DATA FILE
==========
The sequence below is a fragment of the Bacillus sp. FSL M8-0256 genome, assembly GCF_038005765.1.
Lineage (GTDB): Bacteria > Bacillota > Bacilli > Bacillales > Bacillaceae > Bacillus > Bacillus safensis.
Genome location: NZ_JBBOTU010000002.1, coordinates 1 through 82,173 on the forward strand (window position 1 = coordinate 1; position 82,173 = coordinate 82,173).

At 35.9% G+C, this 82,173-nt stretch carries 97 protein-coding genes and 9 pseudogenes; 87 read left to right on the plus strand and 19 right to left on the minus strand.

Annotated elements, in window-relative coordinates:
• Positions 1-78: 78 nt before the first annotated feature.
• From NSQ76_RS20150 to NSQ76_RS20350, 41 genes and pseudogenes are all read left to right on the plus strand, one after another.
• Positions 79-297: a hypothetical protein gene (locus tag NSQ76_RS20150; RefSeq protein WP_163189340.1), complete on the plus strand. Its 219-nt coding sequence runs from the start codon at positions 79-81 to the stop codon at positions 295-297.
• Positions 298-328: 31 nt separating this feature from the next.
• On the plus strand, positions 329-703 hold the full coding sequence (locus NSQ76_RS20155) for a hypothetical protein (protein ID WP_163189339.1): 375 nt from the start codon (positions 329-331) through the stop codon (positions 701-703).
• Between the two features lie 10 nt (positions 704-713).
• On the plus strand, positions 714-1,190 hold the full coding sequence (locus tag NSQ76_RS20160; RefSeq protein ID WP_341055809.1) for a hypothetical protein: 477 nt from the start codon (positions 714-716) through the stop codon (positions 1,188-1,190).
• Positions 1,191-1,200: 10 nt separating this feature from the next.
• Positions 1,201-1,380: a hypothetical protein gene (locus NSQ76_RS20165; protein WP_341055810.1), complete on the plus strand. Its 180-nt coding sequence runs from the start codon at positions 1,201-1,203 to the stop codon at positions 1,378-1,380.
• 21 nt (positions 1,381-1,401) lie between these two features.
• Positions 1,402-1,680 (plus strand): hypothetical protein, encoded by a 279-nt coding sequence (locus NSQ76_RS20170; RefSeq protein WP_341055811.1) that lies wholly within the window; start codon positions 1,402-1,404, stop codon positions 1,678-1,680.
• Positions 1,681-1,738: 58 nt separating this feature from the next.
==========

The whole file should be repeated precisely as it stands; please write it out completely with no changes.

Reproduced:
The sequence below is a fragment of the Bacillus sp. FSL M8-0256 genome, assembly GCF_038005765.1.
Lineage (GTDB): Bacteria > Bacillota > Bacilli > Bacillales > Bacillaceae > Bacillus > Bacillus safensis.
Genome location: NZ_JBBOTU010000002.1, coordinates 1 through 82,173 on the forward strand (window position 1 = coordinate 1; position 82,173 = coordinate 82,173).

At 35.9% G+C, this 82,173-nt stretch carries 97 protein-coding genes and 9 pseudogenes; 87 read left to right on the plus strand and 19 right to left on the minus strand.

Annotated elements, in window-relative coordinates:
• Positions 1-78: 78 nt before the first annotated feature.
• From NSQ76_RS20150 to NSQ76_RS20350, 41 genes and pseudogenes are all read left to right on the plus strand, one after another.
• Positions 79-297: a hypothetical protein gene (locus tag NSQ76_RS20150; RefSeq protein WP_163189340.1), complete on the plus strand. Its 219-nt coding sequence runs from the start codon at positions 79-81 to the stop codon at positions 295-297.
• Positions 298-328: 31 nt separating this feature from the next.
• On the plus strand, positions 329-703 hold the full coding sequence (locus NSQ76_RS20155) for a hypothetical protein (protein ID WP_163189339.1): 375 nt from the start codon (positions 329-331) through the stop codon (positions 701-703).
• Between the two features lie 10 nt (positions 704-713).
• On the plus strand, positions 714-1,190 hold the full coding sequence (locus tag NSQ76_RS20160; RefSeq protein ID WP_341055809.1) for a hypothetical protein: 477 nt from the start codon (positions 714-716) through the stop codon (positions 1,188-1,190).
• Positions 1,191-1,200: 10 nt separating this feature from the next.
• Positions 1,201-1,380: a hypothetical protein gene (locus NSQ76_RS20165; protein WP_341055810.1), complete on the plus strand. Its 180-nt coding sequence runs from the start codon at positions 1,201-1,203 to the stop codon at positions 1,378-1,380.
• 21 nt (positions 1,381-1,401) lie between these two features.
• Positions 1,402-1,680 (plus strand): hypothetical protein, encoded by a 279-nt coding sequence (locus NSQ76_RS20170; RefSeq protein WP_341055811.1) that lies wholly within the window; start codon positions 1,402-1,404, stop codon positions 1,678-1,680.
• Positions 1,681-1,738: 58 nt separating this feature from the next.